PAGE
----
Running Effective Remote Team Meetings

To curb the spread of coronavirus, organizations are encouraging employees around the globe to work remotely. Setting clear guidelines for how, when, and why teams operate remotely helps form cohesion. How do you create a collaborative agenda with remote meeting attendees, allowing all remote team members to remain engaged during team conference calls? This blog post offers tips based on our experience training companies on how to communicate effectively when using digital platforms and how to collaborate and manage remotely.

Admit it, when there is no video aspect to a conference call, it’s not unusual for employees to hit mute, (or not), and do a variety of tasks during phone conferences and remote team meetings, such as checking and composing email, scrolling Twitter, eating a sandwich, and (gasp) going to the bathroom?!

Team meetings, both in-person and remote, should be more than just providing information. Consider applying the tips below to improve the quality of remote team collaborations:

  • Make a note of preparation/prework before the meeting occurs. What was to be created/gathered/committed to/researched?
  • Formally introduce the meeting and its purpose. Be clear what the goals of the meeting are.
  • Designate a timekeeper and stick to the time allocated per topic.
  • Document items that need to roll into a different meeting. Who is accountable for transferring those outlier items into future meetings?
  • Make time for small talk and personal/professional updates. Just because you are not in person and face to face does not mean you can’t connect in a personal way. Being able to replicate “watercooler banter” is a vital aspect of creating a sense of camaraderie for remote employees.
  • Designate a POD (Participant of the Day). By designating a POD in advance of a meeting, it encourages more engagement from an employee who might otherwise be a passive listener and therefore be tempted to multitask during the conference call.
  • Novelty can help prevent predictability. If there is an upcoming holiday such as St. Patrick’s Day, perhaps everyone has to tell a St. Pat’s joke, or everyone could share their favorite podcast. Taking time for novelty only uses a few minutes but provides a break from the monotony of remote conference calls and meetings.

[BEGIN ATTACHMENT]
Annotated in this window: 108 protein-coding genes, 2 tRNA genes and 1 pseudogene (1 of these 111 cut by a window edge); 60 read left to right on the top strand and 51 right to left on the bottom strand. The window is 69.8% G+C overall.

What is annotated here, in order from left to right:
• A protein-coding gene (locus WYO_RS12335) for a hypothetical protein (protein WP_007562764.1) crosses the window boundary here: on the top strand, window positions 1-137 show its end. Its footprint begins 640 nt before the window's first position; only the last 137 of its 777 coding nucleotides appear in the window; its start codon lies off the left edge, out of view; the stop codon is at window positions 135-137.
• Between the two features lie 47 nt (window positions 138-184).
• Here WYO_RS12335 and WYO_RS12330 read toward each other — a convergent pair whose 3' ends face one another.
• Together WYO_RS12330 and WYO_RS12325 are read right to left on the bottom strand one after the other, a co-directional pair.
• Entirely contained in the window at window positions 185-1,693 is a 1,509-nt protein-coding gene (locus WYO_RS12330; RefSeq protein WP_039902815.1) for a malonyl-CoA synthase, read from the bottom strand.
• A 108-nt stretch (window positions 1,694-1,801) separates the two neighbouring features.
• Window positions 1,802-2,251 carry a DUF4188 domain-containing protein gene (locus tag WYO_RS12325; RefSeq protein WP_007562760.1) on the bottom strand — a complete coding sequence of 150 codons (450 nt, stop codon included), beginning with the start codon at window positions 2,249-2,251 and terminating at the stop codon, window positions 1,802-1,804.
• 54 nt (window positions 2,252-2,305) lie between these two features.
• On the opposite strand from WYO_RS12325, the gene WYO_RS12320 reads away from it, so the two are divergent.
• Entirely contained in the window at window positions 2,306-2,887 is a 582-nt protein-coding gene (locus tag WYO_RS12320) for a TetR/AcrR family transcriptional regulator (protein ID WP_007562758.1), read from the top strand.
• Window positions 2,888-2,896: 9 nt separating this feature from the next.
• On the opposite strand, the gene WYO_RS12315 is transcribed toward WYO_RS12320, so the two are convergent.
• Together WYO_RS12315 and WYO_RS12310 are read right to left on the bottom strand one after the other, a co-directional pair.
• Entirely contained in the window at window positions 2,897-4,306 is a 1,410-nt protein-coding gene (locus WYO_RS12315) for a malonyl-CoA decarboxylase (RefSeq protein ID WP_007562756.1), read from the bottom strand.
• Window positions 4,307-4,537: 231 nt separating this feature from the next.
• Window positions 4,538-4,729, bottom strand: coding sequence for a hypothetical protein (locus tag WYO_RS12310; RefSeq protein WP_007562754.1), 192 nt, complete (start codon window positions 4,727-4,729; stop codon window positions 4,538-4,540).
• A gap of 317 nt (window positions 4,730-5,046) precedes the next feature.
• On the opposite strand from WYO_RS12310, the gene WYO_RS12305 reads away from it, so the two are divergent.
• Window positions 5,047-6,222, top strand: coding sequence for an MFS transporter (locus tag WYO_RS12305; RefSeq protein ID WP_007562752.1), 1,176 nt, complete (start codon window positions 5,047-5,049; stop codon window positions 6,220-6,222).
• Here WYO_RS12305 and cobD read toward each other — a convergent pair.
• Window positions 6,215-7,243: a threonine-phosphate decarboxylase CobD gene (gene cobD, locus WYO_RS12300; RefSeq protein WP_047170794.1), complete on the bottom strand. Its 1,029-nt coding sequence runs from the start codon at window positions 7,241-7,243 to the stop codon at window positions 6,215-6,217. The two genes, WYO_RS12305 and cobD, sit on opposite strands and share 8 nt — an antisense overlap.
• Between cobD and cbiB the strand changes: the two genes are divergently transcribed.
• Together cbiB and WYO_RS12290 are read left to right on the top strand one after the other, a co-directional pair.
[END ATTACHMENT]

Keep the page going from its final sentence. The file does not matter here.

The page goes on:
• Thank yous are a great way to end a remote session. Who helped you over the last week?
  • Ensure that a digital recap of the meeting, along with action items, is created within 24 hours. This can be copied into the next meeting’s calendar invite for a quick review of who is working on what.


With a small amount of effort, remote team meetings can be collaborative, successful, and even enjoyable. It’s been proven that remote workers are often more productive than in-office employees, so take advantage of this challenging time around COVID-19 and elevate your remote work to the next level.

Spread the love


Similar posts

Ponderous Prepositions and Prefixes

Nothing is more symptomatic of our declining language skills than the increased misuse of prepositions and prefixes. People today feel compelled to tinker with proper word usage in speech by adding those handy prepositions and prefixes. Take traffic reports, for instance. Traffic on Route 1 is “easing up,” “easing down,” “easing off,” or “easing out,” but never just “easing.” What is “easing up” traffic?  Is that when cars levitate? Levitating cars certainly would ease traffic.

Spread the love

Motivating Others

In this 30-minute recorded webinar, you will learn the difference between inspiration and motivation. We will introduce the unique Motivation Matrix and use it to identify the six elements needed to motivate anyone. Spread the love

Spread the love

Controlling the Impression You Make

What would you like other people to say about you when you are not present? This 30-minute recorded webinar will reveal the six most frequently selected impressions that leaders of countries and companies worldwide find effective. Spread the love

Spread the love


Tell us what’s on your mind: